Alcohol and water both vaporize completely, leaving no residues. 70% ethanol has been found to be most effective in killing microbes. Higher or lower concentrations are not so effective in killing microbes.
As amir from the university of Karachi states:
70% percent of alcohol is ideal to a stronger solution. Pure alcohol coagulates protein in contact. Suppose the pure alcohol is poured over a single celled organism. The alcohol will go through the cell wall of the organism in all direction, coagulating the protein just inside the cell wall. The ring of the coagulated protein would then stop the alcohol from penetrating farther from the cell, and no more coagulation would take place. At this time the cell would become inactive but not dead. Under the favorable conditions the cell would then begin to function. If 70 percent of alcohol is poured to a single celled organism, the diluted alcohol also coagulates the protein, but at a slower rate, so that it penetrates all the way through the cell before coagulation can block it. Then the entire cell is coagulated and the organism dies.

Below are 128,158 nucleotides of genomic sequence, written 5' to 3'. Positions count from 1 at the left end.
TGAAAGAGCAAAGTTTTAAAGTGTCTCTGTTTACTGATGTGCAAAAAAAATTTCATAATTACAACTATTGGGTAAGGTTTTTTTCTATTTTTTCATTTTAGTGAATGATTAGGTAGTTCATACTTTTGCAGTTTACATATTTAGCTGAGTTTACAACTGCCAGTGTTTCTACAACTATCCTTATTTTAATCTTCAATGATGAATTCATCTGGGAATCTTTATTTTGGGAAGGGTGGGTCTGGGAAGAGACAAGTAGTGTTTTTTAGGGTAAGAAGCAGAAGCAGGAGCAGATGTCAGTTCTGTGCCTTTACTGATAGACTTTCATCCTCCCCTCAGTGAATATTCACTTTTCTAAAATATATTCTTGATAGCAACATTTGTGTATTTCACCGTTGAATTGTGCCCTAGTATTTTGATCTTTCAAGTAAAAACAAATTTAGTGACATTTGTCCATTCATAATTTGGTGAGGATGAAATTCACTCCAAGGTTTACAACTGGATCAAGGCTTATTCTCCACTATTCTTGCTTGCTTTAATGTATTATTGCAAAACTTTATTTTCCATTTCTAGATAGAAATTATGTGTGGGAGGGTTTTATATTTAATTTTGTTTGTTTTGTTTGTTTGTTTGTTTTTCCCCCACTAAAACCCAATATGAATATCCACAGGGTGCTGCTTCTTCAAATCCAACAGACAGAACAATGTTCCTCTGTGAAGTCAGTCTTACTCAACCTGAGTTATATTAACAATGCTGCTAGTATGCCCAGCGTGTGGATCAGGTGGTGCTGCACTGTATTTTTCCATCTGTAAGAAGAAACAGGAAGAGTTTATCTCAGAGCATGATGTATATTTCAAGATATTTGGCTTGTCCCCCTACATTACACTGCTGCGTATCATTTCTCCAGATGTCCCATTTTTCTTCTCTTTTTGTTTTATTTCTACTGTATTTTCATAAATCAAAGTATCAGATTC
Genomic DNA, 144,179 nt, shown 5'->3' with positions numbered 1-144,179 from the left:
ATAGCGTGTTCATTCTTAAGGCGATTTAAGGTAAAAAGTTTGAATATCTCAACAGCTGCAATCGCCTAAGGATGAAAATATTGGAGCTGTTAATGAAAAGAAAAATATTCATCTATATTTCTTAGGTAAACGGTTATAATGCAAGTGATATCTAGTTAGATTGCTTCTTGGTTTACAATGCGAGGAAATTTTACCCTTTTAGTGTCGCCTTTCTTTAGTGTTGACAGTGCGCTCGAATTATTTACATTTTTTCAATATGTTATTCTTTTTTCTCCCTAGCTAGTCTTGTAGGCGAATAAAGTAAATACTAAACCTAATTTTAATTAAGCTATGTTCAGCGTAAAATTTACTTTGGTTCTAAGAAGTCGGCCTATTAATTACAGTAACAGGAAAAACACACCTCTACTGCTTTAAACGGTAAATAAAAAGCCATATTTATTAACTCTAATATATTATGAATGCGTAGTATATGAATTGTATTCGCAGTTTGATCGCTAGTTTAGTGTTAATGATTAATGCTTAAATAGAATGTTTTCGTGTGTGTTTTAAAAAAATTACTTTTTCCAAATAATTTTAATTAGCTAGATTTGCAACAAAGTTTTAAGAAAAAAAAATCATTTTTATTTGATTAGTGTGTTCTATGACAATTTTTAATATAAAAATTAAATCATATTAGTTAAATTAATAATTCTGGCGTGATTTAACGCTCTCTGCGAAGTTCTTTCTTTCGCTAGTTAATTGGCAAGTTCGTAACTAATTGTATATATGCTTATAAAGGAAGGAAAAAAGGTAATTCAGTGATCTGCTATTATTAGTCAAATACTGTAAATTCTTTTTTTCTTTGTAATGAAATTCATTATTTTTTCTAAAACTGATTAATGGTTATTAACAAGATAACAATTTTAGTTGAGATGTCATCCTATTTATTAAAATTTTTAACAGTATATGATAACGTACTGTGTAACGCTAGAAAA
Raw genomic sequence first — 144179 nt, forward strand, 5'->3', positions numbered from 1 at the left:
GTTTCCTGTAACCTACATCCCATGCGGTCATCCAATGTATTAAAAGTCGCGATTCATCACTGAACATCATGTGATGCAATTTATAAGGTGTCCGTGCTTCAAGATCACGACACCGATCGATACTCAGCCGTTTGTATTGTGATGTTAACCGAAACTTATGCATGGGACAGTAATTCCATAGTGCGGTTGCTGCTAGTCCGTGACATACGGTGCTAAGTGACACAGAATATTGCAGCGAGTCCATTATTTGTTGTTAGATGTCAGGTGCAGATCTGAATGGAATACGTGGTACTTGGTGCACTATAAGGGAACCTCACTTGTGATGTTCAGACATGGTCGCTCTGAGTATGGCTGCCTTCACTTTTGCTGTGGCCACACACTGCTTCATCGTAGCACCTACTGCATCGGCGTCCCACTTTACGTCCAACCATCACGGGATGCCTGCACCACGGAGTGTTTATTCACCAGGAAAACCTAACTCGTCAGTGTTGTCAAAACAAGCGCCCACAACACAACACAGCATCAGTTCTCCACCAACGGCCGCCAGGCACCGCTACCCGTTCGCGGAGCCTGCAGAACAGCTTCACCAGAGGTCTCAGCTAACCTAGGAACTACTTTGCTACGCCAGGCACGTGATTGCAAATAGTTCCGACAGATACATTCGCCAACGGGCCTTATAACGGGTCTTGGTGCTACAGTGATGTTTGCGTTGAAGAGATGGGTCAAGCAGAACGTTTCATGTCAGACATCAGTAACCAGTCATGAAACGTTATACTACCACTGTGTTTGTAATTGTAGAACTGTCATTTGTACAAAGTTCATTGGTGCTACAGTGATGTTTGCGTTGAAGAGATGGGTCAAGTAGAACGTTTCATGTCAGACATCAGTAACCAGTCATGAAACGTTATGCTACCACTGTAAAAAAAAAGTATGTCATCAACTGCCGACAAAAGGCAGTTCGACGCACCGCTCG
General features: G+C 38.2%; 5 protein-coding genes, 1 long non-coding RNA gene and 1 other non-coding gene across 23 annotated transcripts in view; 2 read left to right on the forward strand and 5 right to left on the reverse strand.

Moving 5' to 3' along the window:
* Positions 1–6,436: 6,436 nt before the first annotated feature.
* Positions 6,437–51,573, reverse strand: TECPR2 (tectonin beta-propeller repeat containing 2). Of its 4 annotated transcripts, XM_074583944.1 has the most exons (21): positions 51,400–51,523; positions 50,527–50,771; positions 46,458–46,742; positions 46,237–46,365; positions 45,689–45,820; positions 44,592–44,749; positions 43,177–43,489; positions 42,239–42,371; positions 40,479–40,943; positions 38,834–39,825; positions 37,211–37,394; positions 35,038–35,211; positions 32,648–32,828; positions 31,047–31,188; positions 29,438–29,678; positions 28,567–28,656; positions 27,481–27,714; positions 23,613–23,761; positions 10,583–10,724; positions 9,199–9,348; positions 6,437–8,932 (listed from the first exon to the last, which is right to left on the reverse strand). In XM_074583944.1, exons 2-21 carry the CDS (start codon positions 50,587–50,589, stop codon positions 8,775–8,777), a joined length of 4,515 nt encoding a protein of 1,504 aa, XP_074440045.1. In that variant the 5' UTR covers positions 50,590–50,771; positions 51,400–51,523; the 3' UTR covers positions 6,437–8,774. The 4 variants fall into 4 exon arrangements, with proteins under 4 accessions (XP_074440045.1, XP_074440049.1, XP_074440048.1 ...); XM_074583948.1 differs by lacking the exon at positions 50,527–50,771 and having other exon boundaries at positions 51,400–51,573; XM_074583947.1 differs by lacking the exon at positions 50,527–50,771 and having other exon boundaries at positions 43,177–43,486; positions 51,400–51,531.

https://www.researchgate.net/post/Why_is_70_ethanol_used_for_wiping_microbiological_working_areas [accessed Jul 14, 2017].
Martin Luther from Halle Witternburg states: The effectivity of ethanol as e.g. desinfectant or antiseptic agent depends on the concentration of ethanol-water-mixture: An ethanol percentage of 50-80% destroys the cell wall/membrane of bacteria by denaturing their proteins and dissolving their lipids (effective against most bacteria, fungi and some viruses; ineffective against bacterial spores). Therefore, the ethanol has to pass the bacterial membrane/wall to get into the bacteria - if you use 100% ethanol instead, the bacteria get 'sealed' and they will survive... An other mechanism is the high osmotic pressure of ethanol/water-mixtures; and the 70% has the highest one.
Here is an interesting experiment using alcohol water ratios: